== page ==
A couple of important things I learned: First, The positive wire is red. Seems obvious, I know, but after wiring my basement, I got used to seeing the black (pos) white (neg) color scheme. Second, the switch goes in the negative part of the circuit, between the battery and bulb along the black wire. Finally, and probably most importantly, we can't see infrared light!

Once you get this thing wired together and try it out, you'll have to look through a digital camera to see it light up. I spent a night fuming at a pen I thought was messed up, only to rtfm (or website, in this case) the next day and figure it out.

In addition to the pen, I spent about $110 getting two sheets of 3' x 3' plexiglass for a table surface (one was 1/4" and the other was 1/8" thick). That's been the most expensive thing thus far. I am fortunate to work at a university and was able to get an old digital projector for $1.00. It's not super high-end, but it serves its purpose and I can always upgrade when they swap out projectors each year. ;-) I also purchased a $5.00 mirror from Wal-Mart, but I think it's too small and will have to return it.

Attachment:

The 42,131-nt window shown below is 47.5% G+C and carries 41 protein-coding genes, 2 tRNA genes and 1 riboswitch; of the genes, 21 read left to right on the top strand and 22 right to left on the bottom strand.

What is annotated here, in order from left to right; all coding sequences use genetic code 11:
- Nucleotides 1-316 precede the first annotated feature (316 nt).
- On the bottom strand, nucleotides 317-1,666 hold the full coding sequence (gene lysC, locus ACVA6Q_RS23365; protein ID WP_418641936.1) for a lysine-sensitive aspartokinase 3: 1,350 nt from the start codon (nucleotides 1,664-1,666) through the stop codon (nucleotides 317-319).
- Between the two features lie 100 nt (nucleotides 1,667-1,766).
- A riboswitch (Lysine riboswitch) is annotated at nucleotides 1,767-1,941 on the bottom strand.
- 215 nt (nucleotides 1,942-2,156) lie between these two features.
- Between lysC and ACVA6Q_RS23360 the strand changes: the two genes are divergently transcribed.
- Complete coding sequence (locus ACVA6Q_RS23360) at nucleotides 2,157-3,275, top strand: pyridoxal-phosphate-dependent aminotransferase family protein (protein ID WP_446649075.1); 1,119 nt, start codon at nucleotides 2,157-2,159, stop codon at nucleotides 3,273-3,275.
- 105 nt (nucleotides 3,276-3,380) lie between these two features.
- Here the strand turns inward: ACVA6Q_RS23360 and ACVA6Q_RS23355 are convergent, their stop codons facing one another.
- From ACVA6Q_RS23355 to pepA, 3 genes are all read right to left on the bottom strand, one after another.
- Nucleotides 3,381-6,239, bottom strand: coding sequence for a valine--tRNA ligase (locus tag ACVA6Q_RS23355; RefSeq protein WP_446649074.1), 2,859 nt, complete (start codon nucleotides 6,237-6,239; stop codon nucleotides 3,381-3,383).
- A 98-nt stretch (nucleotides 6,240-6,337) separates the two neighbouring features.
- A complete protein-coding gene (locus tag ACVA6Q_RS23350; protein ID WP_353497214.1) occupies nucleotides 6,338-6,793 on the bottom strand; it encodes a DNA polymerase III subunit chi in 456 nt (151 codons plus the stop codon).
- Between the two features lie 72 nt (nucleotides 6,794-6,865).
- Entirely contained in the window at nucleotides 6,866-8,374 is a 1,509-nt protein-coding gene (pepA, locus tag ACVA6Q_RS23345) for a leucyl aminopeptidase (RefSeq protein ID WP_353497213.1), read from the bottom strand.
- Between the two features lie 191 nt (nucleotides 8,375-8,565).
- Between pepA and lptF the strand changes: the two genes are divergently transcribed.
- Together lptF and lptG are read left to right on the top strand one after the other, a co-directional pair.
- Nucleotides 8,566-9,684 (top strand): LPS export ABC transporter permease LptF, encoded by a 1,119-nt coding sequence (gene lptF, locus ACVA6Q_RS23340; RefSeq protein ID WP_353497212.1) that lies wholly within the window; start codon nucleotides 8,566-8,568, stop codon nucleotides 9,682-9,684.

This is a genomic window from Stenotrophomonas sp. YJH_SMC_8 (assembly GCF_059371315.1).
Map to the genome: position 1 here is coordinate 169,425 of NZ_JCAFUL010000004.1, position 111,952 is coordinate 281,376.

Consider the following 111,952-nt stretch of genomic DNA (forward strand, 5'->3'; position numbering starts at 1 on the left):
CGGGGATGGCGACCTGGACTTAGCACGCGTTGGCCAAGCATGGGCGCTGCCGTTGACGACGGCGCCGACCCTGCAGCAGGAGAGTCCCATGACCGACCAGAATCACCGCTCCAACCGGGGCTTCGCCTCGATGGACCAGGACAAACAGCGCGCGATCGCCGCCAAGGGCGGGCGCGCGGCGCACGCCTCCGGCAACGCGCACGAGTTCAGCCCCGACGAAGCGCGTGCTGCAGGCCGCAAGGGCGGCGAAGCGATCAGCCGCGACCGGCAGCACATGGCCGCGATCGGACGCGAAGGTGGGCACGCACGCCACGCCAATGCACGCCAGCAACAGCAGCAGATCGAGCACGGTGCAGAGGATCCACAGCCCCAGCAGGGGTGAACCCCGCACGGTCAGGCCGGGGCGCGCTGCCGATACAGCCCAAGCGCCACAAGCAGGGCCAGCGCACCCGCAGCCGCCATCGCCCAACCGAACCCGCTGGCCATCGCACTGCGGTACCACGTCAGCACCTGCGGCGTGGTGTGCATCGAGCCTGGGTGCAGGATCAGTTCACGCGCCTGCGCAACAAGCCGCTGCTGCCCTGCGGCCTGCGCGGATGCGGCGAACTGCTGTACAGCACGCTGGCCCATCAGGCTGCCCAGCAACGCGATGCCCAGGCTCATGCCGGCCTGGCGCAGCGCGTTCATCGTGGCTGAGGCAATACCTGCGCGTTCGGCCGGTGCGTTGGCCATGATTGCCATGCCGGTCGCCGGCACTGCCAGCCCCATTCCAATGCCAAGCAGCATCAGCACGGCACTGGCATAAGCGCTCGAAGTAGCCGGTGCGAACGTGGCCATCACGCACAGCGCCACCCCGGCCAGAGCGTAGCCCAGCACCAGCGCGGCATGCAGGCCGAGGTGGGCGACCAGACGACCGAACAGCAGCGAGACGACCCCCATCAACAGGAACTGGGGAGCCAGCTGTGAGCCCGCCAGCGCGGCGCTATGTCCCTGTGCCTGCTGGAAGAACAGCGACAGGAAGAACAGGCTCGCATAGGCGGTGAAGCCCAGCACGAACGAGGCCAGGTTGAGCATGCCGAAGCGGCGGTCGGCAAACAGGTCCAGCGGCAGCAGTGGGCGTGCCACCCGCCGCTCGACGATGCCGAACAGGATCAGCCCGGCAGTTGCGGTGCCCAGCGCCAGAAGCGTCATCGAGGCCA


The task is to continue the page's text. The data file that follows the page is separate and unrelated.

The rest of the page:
I'm hoping to have the remaining materials purchased and the table constructed next weekend. Stay tuned for updates!

Wednesday, May 13, 2009

DnD: Idea - Fortified Planar Gate


In the world of fantasy, there are many places where one reality overlaps with another. Often times, crossing through these places comes as an unexpected shock - you're in one place one minute, a few steps later, everything is (perhaps radically) different.

But what of those points of intersection that are perceived and located? Having control over such a resource would provide a significant tactical advantage against potential invaders as well as a healthy profit for adventurous merchants seeking to peddle their wares in an exotic locale.